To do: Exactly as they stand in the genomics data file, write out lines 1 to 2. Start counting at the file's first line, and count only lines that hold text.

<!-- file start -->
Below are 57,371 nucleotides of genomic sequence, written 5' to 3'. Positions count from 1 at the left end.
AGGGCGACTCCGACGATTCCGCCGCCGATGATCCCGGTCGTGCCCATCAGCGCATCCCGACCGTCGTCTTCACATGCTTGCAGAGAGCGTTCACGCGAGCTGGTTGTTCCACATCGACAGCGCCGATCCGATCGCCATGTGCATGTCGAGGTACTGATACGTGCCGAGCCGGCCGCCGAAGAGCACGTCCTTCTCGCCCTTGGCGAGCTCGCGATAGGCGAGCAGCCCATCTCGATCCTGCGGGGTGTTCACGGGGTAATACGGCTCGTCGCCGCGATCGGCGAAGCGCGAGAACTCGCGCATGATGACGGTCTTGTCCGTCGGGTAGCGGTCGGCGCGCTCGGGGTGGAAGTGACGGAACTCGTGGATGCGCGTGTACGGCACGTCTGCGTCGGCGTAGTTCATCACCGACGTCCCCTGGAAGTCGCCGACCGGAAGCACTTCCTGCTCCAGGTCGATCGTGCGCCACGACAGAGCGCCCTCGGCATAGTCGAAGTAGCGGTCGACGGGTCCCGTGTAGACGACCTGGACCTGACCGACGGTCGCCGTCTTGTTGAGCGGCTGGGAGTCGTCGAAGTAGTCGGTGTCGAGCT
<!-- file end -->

Below are 57,371 nucleotides of genomic sequence, written 5' to 3'. Positions count from 1 at the left end.
AGGGCGACTCCGACGATTCCGCCGCCGATGATCCCGGTCGTGCCCATCAGCGCATCCCGACCGTCGTCTTCACATGCTTGCAGAGAGCGTTCACGCGAGCTGGTTGTTCCACATCGACAGCGCCGATCCGATCGCCATGTGCATGTCGAGGTACTGATACGTGCCGAGCCGGCCGCCGAAGAGCACGTCCTTCTCGCCCTTGGCGAGCTCGCGATAGGCGAGCAGCCCATCTCGATCCTGCGGGGTGTTCACGGGGTAATACGGCTCGTCGCCGCGATCGGCGAAGCGCGAGAACTCGCGCATGATGACGGTCTTGTCCGTCGGGTAGCGGTCGGCGCGCTCGGGGTGGAAGTGACGGAACTCGTGGATGCGCGTGTACGGCACGTCTGCGTCGGCGTAGTTCATCACCGACGTCCCCTGGAAGTCGCCGACCGGAAGCACTTCCTGCTCCAGGTCGATCGTGCGCCACGACAGAGCGCCCTCGGCATAGTCGAAGTAGCGGTCGACGGGTCCCGTGTAGACGACCTGGACCTGACCGACGGTCGCCGTCTTGTTGAGCGGCTGGGAGTCGTCGAAGTAGTCGGTGTCGAGCT